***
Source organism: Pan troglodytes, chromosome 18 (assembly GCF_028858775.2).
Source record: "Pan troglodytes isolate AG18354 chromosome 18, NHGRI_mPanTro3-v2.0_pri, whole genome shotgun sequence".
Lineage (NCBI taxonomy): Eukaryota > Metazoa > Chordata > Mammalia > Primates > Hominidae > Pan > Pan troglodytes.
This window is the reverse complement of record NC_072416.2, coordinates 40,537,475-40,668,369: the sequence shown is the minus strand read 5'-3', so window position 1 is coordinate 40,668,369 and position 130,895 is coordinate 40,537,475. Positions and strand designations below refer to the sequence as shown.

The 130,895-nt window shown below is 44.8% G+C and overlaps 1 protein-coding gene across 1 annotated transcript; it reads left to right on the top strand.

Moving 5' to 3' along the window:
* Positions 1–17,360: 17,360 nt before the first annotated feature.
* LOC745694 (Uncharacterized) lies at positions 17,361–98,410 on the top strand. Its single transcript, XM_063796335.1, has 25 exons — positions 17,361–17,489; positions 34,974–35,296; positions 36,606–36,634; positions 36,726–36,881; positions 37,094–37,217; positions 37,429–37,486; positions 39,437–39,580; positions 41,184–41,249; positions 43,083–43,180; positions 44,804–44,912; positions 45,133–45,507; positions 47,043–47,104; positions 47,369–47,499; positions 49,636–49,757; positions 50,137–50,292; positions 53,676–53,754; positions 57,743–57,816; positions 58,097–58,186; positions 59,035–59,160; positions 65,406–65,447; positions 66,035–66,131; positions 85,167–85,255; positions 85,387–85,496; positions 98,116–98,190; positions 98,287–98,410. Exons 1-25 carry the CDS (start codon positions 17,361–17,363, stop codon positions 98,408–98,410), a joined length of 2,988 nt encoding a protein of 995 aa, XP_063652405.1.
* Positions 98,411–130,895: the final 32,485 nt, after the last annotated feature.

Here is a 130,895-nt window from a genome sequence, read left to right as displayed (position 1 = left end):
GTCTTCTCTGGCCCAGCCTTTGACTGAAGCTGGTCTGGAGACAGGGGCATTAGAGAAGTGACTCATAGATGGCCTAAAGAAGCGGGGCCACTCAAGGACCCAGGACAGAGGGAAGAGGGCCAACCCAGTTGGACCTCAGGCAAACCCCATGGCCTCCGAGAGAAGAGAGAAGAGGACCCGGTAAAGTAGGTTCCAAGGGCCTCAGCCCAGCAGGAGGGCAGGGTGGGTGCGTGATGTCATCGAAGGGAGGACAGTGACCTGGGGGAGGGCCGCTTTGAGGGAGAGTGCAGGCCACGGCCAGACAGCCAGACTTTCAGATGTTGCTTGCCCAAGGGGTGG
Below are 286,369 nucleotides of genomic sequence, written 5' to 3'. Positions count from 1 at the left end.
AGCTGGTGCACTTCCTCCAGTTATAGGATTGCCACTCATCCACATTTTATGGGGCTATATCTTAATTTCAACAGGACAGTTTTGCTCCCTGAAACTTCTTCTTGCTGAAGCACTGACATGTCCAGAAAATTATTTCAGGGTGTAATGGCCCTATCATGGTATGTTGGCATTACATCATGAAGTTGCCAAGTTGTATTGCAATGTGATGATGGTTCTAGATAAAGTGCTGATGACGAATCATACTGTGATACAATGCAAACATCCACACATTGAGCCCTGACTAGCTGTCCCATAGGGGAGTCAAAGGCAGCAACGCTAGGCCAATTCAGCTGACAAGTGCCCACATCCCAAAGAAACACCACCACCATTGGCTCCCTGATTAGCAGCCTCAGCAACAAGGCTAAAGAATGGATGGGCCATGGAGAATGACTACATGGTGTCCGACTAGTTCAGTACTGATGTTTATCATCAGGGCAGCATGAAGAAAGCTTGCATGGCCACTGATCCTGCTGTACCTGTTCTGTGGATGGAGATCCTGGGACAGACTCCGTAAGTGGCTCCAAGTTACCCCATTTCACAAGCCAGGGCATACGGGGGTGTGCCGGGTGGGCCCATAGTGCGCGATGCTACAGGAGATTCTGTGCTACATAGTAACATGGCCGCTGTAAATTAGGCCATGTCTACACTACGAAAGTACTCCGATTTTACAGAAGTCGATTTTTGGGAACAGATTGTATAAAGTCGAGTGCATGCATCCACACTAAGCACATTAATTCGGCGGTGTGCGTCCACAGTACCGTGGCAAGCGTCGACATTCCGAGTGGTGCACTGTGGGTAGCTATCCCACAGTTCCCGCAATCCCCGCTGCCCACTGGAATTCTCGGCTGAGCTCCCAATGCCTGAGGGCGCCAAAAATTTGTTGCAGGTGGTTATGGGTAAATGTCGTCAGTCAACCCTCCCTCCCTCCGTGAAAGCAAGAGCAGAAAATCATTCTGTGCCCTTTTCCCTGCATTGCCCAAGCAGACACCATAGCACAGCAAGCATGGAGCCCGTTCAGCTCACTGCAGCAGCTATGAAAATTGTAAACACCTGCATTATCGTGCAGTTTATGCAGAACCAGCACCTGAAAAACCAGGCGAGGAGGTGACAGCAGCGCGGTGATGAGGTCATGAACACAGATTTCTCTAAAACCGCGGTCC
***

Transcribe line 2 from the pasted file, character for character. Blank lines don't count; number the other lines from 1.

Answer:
Source record: "Pan troglodytes isolate AG18354 chromosome 18, NHGRI_mPanTro3-v2.0_pri, whole genome shotgun sequence".